‘The Sacred Earth’ at Vahdat

The Iranian Naamira Choir group is providing an “international touch” to its upcoming performance that focuses on environmental and social issues.
Issues of war, migration, extinction of animal species, global warming, greenhouse effect, air contamination and deadly diseases like HIV will be the themes of the performance, titled ‘The Sacred Earth’, said Farhad Harati, head of the choir, reports Honaronline.
Supported by the Department of Environment (DoE) and Jahan Mehr Javan culture and art institute, 11 musical pieces have been planned for the event that “will provide a fillip for people’s passion for the environment,” which is seeing unbridled destruction.
Masoumeh Ebtekar, vice president and head of the DoE, visited one of the rehearsal sessions of the choir recently. She described their work as “extraordinary and spiritual, emphasizing the future of the Earth and the human being.” She said the magic of art is one of the most powerful tools to awaken the people to important social issues.
The musical program is slated for December 26 and 27 at Tehran’s Vahdat Hall.
“The ministers of culture and Islamic guidance and foreign affairs as well as the DoE head have assured that ‘The Sacred Earth’ performance will be staged at the UN General Assembly in the future,” said Mohsen Rouhani, head of Jahan Mehr Javan.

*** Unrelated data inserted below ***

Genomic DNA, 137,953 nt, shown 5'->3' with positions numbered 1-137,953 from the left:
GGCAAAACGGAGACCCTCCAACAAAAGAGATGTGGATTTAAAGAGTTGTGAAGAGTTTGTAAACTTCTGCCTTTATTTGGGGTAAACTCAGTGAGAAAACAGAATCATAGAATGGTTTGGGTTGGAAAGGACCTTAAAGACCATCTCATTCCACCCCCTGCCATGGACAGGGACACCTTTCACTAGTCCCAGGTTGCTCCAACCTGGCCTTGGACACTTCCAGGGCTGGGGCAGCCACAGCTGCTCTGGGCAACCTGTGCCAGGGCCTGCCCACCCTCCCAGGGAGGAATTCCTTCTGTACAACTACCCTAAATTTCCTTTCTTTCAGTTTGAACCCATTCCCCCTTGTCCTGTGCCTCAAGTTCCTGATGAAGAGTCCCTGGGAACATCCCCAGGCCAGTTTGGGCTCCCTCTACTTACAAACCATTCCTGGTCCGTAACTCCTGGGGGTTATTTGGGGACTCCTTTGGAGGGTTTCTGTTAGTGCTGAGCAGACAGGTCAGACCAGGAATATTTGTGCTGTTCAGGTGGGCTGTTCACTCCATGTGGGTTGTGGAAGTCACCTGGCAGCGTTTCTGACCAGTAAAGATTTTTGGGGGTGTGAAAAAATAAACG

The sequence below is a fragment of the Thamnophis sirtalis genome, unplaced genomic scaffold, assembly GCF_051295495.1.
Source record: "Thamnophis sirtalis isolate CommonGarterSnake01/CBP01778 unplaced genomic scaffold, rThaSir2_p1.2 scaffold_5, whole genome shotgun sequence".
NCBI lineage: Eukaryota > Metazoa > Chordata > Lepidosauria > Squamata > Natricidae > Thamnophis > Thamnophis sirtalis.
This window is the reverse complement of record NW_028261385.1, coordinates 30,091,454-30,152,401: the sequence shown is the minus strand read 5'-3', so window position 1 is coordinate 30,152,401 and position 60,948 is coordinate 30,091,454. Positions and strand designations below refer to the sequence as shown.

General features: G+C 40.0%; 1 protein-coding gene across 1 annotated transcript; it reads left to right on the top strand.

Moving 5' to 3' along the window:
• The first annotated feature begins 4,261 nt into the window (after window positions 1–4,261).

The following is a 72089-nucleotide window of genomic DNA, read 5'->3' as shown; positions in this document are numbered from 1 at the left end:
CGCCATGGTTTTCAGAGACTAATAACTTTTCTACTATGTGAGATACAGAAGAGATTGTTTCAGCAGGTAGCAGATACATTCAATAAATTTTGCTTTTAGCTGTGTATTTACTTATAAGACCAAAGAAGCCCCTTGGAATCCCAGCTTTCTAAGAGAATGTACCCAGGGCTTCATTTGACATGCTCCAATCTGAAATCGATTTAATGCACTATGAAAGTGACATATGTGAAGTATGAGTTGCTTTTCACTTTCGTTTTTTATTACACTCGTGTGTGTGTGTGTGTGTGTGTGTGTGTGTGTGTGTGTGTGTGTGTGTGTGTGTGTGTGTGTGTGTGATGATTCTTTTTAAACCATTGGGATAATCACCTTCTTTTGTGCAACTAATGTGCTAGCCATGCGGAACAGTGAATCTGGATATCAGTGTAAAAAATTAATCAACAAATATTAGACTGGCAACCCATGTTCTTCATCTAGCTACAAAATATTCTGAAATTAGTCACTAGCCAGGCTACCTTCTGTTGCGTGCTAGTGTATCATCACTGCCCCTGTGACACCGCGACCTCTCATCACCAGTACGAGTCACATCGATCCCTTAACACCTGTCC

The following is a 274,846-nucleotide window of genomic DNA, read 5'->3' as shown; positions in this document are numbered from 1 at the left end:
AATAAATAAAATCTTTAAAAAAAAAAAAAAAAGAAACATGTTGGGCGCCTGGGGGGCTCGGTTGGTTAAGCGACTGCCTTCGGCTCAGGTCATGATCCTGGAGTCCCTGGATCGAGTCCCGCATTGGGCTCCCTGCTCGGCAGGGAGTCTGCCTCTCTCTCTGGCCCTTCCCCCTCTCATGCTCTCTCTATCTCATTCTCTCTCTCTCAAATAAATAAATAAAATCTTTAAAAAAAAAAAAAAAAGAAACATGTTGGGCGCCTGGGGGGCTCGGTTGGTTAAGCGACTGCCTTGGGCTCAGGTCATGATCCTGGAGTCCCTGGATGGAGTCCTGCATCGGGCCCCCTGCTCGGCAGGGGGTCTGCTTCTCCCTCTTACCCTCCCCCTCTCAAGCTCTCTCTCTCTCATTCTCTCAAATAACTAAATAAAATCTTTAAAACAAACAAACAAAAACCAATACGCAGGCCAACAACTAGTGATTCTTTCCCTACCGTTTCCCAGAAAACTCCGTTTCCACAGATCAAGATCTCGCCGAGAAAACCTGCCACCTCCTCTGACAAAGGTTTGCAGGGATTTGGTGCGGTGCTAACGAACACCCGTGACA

The performance by acclaimed musician and composer Naser Cheshmazar in October and the unveiling of the restored Golden Palm (a statue sculpted 40 years ago by the late Finnish artist Eila Hiltunen, at Tehran’s Park Mellat) in September are among the notable collaborative activities of the choir group.
Harati, 46, is a veteran pianist, vocalist, composer and conductor of the Naamira Choir, founded in 1996 at Honar Rasam institute of higher education.
The group staged its first professional show in 1998. By 2008, they had performed over 22 concerts.
‘Utopia’ and ‘A Time to Live’ are among the choir’s laudable performances. Naamira has also released three albums ‘Gray Lone’, ‘The Pacific Sun’ and ‘Zero Limitation’ so far.

By Financial Tribune